Sticking to the rules consistently is necessary for a healthy game. We may not all apply the same rules, we may not all read the rules the same way, but what matters to make a DM not an arbitrary thing is consistent application of the rules we're applying, and consistent reading of them.

If Joe and Jim are constantly trying to figure out if they're playing D&D or Calvinball, they're going to have reduced enjoyment. PICK ONE. Apply the rules or don't. I don't really care which any DM decides to do, but don't apply the rules one day, not apply the rules another day, and then apply them differently the next. The rules are there for a reason. Just because they can be ignored, doesn't mean they should, but if you do, be consistent in ignoring them.
Dostoevsky once wrote:"If God did not exist, everything would be permitted." By extension, play
WITHOUT a DM would be your "Calvinball". I can't imagine a game where even the most scrupulous
DM applies the rules with perfect uniformity. I'd wager it would either be either the very best or worst gaming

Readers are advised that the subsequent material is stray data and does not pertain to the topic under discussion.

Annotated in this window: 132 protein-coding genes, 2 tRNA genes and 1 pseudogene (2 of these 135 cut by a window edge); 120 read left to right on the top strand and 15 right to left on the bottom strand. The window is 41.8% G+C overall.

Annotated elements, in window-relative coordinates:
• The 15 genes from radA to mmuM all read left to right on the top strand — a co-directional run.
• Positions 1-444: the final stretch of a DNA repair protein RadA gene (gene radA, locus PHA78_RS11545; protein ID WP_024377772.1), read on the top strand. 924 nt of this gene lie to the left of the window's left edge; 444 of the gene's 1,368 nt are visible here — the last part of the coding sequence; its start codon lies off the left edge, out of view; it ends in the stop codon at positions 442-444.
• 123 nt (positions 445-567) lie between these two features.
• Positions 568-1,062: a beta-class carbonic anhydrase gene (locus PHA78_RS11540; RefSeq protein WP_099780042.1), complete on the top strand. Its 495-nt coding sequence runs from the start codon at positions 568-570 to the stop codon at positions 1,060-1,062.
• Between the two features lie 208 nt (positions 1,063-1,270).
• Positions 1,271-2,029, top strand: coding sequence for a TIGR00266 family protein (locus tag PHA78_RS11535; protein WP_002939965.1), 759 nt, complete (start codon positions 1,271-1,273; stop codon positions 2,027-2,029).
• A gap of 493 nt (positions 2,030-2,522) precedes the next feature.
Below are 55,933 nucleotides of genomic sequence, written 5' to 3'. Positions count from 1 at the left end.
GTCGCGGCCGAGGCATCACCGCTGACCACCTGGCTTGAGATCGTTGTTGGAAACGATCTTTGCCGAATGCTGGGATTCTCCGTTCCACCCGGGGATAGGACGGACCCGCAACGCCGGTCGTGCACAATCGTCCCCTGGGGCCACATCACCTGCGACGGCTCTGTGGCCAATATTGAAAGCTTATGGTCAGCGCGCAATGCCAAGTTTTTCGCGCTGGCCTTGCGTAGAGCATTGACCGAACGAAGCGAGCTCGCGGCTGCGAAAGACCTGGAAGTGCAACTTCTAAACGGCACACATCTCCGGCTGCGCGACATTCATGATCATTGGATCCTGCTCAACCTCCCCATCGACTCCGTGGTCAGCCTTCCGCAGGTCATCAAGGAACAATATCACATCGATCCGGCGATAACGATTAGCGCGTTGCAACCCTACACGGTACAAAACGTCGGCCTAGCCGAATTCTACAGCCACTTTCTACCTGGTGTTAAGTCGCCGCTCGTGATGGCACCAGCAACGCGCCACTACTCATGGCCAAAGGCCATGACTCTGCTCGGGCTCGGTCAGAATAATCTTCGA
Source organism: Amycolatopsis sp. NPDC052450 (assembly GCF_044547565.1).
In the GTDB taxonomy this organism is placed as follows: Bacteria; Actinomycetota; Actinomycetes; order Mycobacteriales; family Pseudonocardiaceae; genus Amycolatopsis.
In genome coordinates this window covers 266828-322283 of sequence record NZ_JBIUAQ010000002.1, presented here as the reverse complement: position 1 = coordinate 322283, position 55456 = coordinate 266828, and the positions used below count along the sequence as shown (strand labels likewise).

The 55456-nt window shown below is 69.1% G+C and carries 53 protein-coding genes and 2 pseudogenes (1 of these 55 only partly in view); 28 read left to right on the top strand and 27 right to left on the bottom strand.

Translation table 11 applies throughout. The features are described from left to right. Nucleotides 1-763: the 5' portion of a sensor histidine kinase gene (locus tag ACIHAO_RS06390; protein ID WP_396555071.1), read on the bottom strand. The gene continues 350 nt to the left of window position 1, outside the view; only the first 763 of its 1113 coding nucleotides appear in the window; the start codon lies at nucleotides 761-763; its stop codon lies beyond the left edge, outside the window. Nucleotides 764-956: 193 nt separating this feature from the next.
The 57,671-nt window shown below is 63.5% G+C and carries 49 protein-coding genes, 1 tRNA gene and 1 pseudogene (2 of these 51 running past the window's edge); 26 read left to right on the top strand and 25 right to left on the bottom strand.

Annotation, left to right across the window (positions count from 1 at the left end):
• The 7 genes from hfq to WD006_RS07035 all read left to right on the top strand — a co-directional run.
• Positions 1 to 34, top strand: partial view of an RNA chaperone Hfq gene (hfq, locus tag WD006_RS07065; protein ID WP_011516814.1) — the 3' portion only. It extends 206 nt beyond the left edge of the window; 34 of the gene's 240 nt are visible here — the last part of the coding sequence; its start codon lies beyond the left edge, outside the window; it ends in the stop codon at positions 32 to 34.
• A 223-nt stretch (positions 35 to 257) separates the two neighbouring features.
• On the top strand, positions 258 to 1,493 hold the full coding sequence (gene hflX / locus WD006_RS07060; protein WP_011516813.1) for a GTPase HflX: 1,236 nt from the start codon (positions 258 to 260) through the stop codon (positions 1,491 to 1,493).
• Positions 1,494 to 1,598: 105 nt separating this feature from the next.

experience. More than likely, the latter.
 
S

Sunseeker

Guest
Dostoevsky once wrote:"If God did not exist, everything would be permitted." By extension, play
WITHOUT a DM would be your "Calvinball". I can't imagine a game where even the most scrupulous
DM applies the rules with perfect uniformity. I'd wager it would either be either the very best or worst gaming
experience. More than likely, the latter.
Uniform application of the rules applies to intent not action. Understanding that DMs are humans and sometimes make mistakes is necessary. It is the desire and consistency of that desire in applying the rules evenly.

Playing with a DM whose every ruling could be different is tantamount to playing with no rules at all. Why? Because rules establish a shared set of expectations. If one minute a player can do A, and the next minute they cannot, for no discernible reason other than DM whim, it leads to an inability to develop a set of expectations. The human brain likes expectations, it's what allows us to judge once situation against another and make an informed decision. Imagine if Tuesday gravity was only 7.4 m/s and then Friday there was no gravity at all, but next Tuesday gravity was 18 m/s you'd never be able to establish a set of expectations about gravity. But if every Tuesday gravity got weaker, and every Friday there was no gravity it would allow players to establish a set of expectations about how the game-world operates. This set of expectations is what allows the players to make decisions within the context of the game-world.